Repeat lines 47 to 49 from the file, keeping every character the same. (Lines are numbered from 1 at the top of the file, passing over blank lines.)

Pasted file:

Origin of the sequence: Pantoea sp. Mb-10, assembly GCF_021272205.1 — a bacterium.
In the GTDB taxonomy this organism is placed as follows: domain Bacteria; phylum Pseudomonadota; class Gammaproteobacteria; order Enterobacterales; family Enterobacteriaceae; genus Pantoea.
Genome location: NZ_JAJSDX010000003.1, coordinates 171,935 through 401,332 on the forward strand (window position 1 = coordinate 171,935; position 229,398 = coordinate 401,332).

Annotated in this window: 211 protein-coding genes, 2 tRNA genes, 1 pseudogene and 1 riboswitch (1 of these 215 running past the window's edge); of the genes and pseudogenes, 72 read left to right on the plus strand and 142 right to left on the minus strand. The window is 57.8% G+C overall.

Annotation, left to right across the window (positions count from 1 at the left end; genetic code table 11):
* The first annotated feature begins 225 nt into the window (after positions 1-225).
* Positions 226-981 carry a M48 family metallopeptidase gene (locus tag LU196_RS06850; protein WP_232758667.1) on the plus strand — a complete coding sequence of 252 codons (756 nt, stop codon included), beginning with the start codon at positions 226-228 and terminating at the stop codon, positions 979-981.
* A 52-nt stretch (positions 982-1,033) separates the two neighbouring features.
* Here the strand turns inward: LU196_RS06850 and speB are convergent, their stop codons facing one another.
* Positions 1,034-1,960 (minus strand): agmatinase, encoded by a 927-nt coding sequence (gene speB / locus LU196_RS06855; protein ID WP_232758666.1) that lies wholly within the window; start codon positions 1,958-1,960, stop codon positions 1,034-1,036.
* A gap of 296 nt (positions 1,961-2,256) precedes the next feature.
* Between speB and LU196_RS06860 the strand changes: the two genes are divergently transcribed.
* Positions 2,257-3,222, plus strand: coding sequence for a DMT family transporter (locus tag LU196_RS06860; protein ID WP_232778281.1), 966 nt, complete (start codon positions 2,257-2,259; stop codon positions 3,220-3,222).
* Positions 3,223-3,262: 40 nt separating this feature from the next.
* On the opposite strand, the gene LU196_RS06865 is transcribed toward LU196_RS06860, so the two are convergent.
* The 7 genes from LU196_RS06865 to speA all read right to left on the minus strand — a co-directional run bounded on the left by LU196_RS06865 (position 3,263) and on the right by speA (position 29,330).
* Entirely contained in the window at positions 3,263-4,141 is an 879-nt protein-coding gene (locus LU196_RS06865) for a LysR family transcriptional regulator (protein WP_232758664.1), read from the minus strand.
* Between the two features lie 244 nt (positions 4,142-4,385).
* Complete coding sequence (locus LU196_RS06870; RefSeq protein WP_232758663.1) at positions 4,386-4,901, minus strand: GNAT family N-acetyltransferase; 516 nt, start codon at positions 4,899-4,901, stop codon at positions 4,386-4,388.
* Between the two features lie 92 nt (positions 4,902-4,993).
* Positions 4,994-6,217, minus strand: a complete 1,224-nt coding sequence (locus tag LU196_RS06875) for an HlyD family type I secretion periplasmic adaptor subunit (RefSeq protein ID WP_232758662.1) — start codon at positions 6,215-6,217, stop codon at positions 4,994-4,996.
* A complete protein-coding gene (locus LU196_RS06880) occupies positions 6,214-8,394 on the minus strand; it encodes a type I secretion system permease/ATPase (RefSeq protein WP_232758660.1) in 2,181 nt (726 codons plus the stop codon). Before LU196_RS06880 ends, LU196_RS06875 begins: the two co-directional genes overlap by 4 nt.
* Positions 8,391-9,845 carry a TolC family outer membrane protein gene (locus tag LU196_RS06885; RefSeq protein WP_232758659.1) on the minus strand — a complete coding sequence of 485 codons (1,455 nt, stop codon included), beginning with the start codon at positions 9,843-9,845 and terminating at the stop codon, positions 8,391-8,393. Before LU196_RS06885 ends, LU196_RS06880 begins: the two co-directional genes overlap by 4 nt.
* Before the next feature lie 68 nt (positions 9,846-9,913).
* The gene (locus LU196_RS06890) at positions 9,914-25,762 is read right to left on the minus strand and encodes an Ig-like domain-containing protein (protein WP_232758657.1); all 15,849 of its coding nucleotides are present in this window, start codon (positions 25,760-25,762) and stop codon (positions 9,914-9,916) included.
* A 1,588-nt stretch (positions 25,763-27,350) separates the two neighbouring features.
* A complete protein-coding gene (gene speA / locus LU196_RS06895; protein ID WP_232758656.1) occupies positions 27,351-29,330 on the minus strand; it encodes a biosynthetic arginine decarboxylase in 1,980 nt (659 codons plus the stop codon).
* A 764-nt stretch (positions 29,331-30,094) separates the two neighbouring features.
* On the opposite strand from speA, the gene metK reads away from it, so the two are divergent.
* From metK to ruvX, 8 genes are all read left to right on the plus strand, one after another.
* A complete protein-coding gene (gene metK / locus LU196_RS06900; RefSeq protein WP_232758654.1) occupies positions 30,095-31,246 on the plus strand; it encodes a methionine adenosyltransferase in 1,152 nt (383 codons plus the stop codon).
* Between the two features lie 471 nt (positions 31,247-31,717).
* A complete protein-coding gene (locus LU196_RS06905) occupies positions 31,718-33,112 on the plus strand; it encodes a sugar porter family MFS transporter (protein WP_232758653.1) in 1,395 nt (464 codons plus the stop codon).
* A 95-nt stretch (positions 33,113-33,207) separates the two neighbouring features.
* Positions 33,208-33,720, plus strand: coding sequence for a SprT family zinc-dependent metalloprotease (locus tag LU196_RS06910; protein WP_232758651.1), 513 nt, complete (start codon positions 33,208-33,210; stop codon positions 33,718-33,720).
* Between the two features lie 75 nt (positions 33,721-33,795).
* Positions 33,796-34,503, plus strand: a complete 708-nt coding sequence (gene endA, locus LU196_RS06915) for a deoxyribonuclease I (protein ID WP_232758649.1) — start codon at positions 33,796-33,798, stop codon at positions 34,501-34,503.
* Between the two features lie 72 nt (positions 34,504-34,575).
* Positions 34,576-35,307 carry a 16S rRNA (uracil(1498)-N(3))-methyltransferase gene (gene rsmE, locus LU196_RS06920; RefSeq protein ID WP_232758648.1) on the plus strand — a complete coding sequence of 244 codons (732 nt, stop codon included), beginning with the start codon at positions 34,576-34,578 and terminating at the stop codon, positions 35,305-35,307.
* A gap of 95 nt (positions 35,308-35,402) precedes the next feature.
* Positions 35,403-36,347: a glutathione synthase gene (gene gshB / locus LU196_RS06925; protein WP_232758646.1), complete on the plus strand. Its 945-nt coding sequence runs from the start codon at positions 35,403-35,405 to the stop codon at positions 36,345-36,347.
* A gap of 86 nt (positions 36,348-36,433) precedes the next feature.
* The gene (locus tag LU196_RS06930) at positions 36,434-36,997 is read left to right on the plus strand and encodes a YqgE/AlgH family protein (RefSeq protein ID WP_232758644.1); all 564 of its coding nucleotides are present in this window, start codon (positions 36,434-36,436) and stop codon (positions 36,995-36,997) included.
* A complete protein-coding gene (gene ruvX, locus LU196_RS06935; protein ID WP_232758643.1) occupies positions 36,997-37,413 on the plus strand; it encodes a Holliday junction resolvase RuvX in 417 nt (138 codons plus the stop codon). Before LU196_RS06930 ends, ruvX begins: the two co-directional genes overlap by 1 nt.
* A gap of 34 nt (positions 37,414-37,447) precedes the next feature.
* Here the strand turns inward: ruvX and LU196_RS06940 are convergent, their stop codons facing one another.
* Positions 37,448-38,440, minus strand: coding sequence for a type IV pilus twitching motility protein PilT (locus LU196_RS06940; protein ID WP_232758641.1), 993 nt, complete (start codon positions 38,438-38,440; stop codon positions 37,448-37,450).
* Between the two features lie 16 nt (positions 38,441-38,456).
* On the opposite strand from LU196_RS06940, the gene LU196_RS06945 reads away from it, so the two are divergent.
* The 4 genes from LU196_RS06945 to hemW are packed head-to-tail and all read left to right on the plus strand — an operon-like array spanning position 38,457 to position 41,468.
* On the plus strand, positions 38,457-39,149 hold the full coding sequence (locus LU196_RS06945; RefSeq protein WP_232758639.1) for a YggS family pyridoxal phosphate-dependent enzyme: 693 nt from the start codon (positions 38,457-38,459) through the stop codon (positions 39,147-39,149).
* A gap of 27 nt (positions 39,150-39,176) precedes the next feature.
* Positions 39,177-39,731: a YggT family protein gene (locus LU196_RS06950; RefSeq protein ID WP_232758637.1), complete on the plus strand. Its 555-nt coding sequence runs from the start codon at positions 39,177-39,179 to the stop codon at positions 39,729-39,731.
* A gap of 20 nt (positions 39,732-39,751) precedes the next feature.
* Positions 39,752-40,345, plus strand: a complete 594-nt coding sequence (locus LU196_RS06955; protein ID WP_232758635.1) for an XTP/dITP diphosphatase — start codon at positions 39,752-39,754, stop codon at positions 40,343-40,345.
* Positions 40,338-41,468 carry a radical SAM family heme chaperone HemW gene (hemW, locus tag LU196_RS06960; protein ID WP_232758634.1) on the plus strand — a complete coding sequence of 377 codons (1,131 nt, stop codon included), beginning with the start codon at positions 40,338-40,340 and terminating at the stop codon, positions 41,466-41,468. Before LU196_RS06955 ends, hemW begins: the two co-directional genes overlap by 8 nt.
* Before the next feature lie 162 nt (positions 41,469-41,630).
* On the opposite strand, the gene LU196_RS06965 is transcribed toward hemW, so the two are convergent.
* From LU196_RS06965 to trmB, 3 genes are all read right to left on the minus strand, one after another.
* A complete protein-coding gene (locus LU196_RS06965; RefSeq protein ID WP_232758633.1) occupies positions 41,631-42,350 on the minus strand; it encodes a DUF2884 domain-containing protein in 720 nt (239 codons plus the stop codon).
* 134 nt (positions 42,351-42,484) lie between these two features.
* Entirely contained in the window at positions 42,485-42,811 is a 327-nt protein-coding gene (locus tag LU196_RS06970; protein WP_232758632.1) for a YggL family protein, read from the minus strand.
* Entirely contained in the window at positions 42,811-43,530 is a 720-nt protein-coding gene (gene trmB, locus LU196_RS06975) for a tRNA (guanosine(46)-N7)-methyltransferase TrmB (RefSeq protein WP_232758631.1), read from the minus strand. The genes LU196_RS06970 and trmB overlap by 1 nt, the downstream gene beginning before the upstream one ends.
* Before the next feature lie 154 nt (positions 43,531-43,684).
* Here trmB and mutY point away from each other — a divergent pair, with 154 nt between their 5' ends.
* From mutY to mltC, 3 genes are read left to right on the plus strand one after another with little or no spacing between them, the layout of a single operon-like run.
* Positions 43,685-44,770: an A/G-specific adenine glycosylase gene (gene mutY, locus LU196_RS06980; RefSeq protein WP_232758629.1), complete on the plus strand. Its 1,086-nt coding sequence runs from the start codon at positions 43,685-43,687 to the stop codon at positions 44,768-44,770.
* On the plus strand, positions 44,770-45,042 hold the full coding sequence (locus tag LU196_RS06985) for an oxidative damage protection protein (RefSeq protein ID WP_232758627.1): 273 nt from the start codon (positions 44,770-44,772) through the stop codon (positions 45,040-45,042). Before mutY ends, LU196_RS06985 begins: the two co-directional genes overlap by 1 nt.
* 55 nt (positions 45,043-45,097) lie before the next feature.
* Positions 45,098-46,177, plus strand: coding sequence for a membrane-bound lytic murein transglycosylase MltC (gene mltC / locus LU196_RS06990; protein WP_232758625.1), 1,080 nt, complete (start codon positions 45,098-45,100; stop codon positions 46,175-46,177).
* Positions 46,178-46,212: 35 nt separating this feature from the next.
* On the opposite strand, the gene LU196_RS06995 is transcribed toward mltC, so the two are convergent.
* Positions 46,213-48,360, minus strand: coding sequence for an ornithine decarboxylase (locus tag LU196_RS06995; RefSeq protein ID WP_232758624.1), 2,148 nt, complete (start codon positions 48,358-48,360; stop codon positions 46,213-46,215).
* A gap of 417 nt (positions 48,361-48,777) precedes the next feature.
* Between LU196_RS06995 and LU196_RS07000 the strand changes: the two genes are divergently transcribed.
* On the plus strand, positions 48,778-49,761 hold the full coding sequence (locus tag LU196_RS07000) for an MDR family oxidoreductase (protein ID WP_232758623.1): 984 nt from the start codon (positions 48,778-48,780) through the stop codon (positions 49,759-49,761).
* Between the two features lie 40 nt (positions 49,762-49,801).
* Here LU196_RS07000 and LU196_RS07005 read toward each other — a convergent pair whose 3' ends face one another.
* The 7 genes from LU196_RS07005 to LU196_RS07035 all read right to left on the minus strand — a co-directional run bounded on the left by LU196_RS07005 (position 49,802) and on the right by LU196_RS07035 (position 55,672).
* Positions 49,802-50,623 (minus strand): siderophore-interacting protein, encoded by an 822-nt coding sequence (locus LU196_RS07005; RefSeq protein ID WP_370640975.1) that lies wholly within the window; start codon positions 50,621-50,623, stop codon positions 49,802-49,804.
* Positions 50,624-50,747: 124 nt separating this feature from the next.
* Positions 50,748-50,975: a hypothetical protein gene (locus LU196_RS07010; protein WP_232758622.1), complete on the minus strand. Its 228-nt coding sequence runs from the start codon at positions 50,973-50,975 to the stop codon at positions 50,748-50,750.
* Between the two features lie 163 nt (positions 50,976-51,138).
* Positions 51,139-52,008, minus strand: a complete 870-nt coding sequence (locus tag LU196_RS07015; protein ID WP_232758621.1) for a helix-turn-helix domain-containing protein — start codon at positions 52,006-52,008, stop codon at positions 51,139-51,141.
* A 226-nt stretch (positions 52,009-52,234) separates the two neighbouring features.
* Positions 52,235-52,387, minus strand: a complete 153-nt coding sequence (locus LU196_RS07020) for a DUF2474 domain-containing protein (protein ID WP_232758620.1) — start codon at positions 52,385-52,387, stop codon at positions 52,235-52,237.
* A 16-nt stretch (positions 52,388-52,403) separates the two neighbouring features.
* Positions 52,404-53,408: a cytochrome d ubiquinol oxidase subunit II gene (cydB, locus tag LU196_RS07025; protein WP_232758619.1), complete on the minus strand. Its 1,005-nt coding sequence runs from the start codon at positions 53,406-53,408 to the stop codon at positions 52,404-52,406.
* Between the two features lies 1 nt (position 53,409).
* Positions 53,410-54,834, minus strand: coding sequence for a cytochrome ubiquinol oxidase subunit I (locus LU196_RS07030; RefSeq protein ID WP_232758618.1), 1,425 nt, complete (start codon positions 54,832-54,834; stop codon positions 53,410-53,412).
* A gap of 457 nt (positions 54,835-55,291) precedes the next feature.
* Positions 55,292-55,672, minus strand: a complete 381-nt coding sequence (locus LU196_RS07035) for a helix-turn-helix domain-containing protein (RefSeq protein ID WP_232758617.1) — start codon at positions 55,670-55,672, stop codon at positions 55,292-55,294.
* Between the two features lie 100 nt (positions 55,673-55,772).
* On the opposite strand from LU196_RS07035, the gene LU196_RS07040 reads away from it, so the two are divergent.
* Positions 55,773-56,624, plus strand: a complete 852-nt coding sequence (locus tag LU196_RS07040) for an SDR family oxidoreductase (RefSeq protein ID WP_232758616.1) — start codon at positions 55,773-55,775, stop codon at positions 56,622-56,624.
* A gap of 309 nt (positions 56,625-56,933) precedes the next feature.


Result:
* Positions 37,448-38,440, minus strand: coding sequence for a type IV pilus twitching motility protein PilT (locus LU196_RS06940; protein ID WP_232758641.1), 993 nt, complete (start codon positions 38,438-38,440; stop codon positions 37,448-37,450).
* Between the two features lie 16 nt (positions 38,441-38,456).
* On the opposite strand from LU196_RS06940, the gene LU196_RS06945 reads away from it, so the two are divergent.